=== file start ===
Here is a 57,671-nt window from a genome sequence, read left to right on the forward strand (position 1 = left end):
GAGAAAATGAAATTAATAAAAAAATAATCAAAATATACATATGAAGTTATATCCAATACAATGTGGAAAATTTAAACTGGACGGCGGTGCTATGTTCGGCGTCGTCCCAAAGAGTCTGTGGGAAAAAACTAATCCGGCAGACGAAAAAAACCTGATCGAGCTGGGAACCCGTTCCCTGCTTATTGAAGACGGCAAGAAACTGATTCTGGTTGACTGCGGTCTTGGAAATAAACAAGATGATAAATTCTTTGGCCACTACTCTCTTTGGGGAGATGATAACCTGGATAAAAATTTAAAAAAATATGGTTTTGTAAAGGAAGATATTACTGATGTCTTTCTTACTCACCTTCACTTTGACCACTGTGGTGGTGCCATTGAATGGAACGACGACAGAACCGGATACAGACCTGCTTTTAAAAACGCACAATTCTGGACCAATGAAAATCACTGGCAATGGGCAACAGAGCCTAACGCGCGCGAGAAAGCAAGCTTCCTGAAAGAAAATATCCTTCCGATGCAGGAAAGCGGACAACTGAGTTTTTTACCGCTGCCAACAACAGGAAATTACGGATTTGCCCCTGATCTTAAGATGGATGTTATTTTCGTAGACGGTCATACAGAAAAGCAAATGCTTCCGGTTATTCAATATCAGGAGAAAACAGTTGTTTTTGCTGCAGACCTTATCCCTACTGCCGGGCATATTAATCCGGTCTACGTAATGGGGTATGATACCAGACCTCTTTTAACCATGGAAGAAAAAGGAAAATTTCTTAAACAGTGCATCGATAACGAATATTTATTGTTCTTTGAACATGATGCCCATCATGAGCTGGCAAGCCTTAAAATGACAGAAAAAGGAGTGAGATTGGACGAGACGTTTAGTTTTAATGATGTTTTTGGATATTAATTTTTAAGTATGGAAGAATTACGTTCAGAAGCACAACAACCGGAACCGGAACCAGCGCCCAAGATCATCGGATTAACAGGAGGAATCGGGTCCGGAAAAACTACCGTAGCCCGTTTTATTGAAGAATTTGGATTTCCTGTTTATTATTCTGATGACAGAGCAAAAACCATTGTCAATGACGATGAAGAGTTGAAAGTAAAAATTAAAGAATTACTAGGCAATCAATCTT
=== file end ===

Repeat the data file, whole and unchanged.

Here is a 57,671-nt window from a genome sequence, read left to right on the forward strand (position 1 = left end):
GAGAAAATGAAATTAATAAAAAAATAATCAAAATATACATATGAAGTTATATCCAATACAATGTGGAAAATTTAAACTGGACGGCGGTGCTATGTTCGGCGTCGTCCCAAAGAGTCTGTGGGAAAAAACTAATCCGGCAGACGAAAAAAACCTGATCGAGCTGGGAACCCGTTCCCTGCTTATTGAAGACGGCAAGAAACTGATTCTGGTTGACTGCGGTCTTGGAAATAAACAAGATGATAAATTCTTTGGCCACTACTCTCTTTGGGGAGATGATAACCTGGATAAAAATTTAAAAAAATATGGTTTTGTAAAGGAAGATATTACTGATGTCTTTCTTACTCACCTTCACTTTGACCACTGTGGTGGTGCCATTGAATGGAACGACGACAGAACCGGATACAGACCTGCTTTTAAAAACGCACAATTCTGGACCAATGAAAATCACTGGCAATGGGCAACAGAGCCTAACGCGCGCGAGAAAGCAAGCTTCCTGAAAGAAAATATCCTTCCGATGCAGGAAAGCGGACAACTGAGTTTTTTACCGCTGCCAACAACAGGAAATTACGGATTTGCCCCTGATCTTAAGATGGATGTTATTTTCGTAGACGGTCATACAGAAAAGCAAATGCTTCCGGTTATTCAATATCAGGAGAAAACAGTTGTTTTTGCTGCAGACCTTATCCCTACTGCCGGGCATATTAATCCGGTCTACGTAATGGGGTATGATACCAGACCTCTTTTAACCATGGAAGAAAAAGGAAAATTTCTTAAACAGTGCATCGATAACGAATATTTATTGTTCTTTGAACATGATGCCCATCATGAGCTGGCAAGCCTTAAAATGACAGAAAAAGGAGTGAGATTGGACGAGACGTTTAGTTTTAATGATGTTTTTGGATATTAATTTTTAAGTATGGAAGAATTACGTTCAGAAGCACAACAACCGGAACCGGAACCAGCGCCCAAGATCATCGGATTAACAGGAGGAATCGGGTCCGGAAAAACTACCGTAGCCCGTTTTATTGAAGAATTTGGATTTCCTGTTTATTATTCTGATGACAGAGCAAAAACCATTGTCAATGACGATGAAGAGTTGAAAGTAAAAATTAAAGAATTACTAGGCAATCAATCTT